The Department of Health forks out billions of euro each year on biologic drugs
The State has wasted hundreds of millions of euro on brand name drugs despite cheaper alternatives being available, it is claimed.
The Department of Health forks out billions of euro each year on biologic drugs that are prescribed in hospitals for serious conditions such as debilitating arthritis.
But this cost could be slashed by more than 30 per cent if hospitals switched to prescribing near identical biosimilar meds.
In the same way as generic prescriptions are cheaper than name brand drugs in pharmacies, once a biologic’s patent ends then other companies are allowed to create similar drugs and release them onto the market for a better price.
For example, last year the Government spent more than €60million on 56,000 packs of biologic Enbrel, which treats serious conditions such as rheumatoid arthritis and ankylosing spondylitis.
Benepali is the biosimilar drug that has the same effect and is 30 per cent cheaper, yet the HSE handed out only 54 packs of the drug.
Such complex generics are used as best value practice by hospitals across Europe with 23 biosimilars on the market.
However just 11 of them are available in Ireland and less than one per cent of those are prescribed by our doctors.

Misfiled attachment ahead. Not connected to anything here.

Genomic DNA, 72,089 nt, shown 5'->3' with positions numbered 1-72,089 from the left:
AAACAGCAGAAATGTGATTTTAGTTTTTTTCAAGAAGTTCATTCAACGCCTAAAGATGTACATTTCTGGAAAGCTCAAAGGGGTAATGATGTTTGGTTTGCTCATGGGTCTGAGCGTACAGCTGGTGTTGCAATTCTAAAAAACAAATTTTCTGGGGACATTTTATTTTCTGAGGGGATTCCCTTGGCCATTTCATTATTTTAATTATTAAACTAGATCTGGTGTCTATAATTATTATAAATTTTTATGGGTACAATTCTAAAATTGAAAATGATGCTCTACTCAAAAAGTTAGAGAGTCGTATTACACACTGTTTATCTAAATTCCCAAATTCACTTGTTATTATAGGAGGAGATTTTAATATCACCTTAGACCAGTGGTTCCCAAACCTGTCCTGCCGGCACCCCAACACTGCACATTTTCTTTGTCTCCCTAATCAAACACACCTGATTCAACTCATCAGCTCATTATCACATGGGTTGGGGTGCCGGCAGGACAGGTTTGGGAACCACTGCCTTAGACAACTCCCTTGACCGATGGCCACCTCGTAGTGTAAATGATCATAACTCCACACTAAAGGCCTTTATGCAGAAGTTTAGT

The State’s bill for hi-tech meds has jumped from €170m in 2005 to more than €590m in 2016 — up ten per cent last year alone.
This year, Health Minister Simon Harris declared he will publish a consultation paper on the use of biosimilar drugs in order to try to make some savings in the next health budget.
Medicines for Ireland, a group of eight drug companies who are the largest suppliers of meds to the HSE, claim they’ve been shut out of talks with the Government.
The group sent a series of proposals to Mr Harris this week, pleading with him to start a bio-similar strategy for hospitals to switch to cost effective alternatives that could save hundreds of millions.
Medicines for Ireland also called on the Government to allow them be part of the negotiations in the National Medicine Pricing Agreement in order to drive down prices with market competition.
The group also hit out at the Department of Health for failing to develop a long-term plan on medicine supply in Ireland that has led to a growing problem with shortages and supply.